Vice President Biden Suggests Executive Action on Gun Control
Vice President Joe Biden says President Obama could use executive action -- and bypass Congress -- to toughen gun control laws.
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Vice President Biden suggested Wednesday that the White House could take unilateral action on gun control, as he kicked off a round of meetings aimed at finding ways to curb gun violence.
The vice president met Wednesday with gun-safety and victims groups, saying he is "determined" to take "urgent action" to address gun violence.
"This is not an exercise in photo opportunities or just getting to ask you all what your opinions are. We are vitally interested in
what you have to say," Biden said.
The White House has sought to avoid prejudging what Biden's recommendations would be. But the vice president hinted Wednesday that executive action -- action by the president in which Congress would not have a say -- would indeed be involved.
"Executive action ... can be taken," Biden said, adding "we haven't decided what that is yet."
He also said separate legislative action would be "required."
Among the gun-advocacy groups attending the meeting Wednesday were Arizona for Gun Safety, the Brady Campaign to End Gun Violence, the Campaign to Keep Guns off Campus and Mayors Against Illegal Guns.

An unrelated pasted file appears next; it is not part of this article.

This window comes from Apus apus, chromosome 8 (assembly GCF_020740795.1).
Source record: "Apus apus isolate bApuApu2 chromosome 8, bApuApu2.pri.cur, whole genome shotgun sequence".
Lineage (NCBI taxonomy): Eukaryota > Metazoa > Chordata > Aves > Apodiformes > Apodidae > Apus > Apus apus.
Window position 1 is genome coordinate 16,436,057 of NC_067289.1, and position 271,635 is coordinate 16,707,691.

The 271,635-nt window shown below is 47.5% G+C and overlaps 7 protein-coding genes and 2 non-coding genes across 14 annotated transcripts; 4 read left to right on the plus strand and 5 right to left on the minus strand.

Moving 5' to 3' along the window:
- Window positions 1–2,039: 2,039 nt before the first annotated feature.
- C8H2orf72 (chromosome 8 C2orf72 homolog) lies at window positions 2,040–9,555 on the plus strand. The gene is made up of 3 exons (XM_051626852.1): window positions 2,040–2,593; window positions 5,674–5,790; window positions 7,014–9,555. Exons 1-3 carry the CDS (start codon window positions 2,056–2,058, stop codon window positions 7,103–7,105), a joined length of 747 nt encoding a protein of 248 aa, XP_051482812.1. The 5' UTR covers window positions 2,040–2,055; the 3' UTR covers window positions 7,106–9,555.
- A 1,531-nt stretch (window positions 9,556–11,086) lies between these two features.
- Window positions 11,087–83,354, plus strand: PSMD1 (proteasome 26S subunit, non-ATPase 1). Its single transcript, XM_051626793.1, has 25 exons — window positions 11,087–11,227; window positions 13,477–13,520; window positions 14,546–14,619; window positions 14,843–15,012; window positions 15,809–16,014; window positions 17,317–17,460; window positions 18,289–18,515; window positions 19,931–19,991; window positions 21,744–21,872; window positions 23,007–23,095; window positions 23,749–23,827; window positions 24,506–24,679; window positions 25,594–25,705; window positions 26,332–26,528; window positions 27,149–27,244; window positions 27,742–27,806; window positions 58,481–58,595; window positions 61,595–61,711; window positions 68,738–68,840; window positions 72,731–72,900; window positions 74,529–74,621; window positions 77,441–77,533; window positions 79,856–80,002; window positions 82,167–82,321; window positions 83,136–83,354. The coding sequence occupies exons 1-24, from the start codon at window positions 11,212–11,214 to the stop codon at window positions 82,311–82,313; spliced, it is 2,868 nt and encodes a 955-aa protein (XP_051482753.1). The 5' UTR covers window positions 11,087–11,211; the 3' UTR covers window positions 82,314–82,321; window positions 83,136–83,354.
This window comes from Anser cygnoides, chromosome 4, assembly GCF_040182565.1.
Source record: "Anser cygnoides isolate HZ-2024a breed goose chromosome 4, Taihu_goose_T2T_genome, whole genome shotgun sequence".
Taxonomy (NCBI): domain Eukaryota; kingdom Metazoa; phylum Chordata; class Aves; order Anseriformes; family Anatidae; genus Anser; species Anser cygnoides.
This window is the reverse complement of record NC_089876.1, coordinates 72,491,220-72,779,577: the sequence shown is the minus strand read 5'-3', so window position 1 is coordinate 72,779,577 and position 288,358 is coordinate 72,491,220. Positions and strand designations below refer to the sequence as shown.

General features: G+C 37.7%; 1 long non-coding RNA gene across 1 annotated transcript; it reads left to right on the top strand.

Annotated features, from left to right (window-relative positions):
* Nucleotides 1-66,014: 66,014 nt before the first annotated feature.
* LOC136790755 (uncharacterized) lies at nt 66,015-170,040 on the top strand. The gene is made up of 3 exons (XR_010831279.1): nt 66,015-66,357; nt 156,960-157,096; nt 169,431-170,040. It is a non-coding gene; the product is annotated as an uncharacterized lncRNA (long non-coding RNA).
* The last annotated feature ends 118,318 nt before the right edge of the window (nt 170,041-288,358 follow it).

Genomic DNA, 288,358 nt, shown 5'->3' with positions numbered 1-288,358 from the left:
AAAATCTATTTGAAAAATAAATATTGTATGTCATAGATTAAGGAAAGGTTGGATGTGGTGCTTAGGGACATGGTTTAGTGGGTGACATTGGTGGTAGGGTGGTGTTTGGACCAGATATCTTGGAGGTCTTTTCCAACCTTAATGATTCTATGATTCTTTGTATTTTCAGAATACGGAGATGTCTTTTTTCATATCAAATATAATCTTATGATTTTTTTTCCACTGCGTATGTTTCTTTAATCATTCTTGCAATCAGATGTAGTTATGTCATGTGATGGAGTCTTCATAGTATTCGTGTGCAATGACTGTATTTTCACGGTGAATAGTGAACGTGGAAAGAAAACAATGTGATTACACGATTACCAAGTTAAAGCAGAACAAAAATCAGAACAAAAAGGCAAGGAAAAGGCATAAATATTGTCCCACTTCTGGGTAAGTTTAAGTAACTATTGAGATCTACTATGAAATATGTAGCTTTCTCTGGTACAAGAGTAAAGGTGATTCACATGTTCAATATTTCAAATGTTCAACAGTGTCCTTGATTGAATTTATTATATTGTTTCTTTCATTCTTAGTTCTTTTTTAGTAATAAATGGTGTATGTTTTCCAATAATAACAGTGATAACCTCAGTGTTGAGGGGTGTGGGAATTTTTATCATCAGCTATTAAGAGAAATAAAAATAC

The vice president will hear from the other side of the gun-control debate Thursday, when the nation's leading gun lobby meets face to face with his task force in what could be a testy session. The National Rifle Association confirmed to Fox News that the group accepted an invitation to meet with the task force, which is running up against an end-of-the-month deadline to produce a set of proposals.
The administration says mental health and the entertainment industry will likely be examined as part of that process. Biden has also scheduled a meeting with representatives from the entertainment and video game industries. But much of the discussion, and proposals from Democratic members of Congress, continue to center around gun control. The meeting Wednesday with gun safety groups will likely focus on those kinds of proposals.
The NRA has been at the helm of fighting those proposals ever since the group broke its post-Connecticut silence and called for a national school security plan to install armed officers at every school in the country.
The White House and the NRA have found little common ground as the two groups craft separate responses to the tragedy.
White House Press Secretary Jay Carney reiterated Tuesday that President Obama is "skeptical that putting more guns in schools would solve this problem."
It's unclear how the meeting Thursday will be structured. The NRA told Fox News that they are sending a representative to hear what the White House has to say. Carney, though, said the task force is "designed to get input" from others.
"Then the vice president's group will assess different actions," Carney said.
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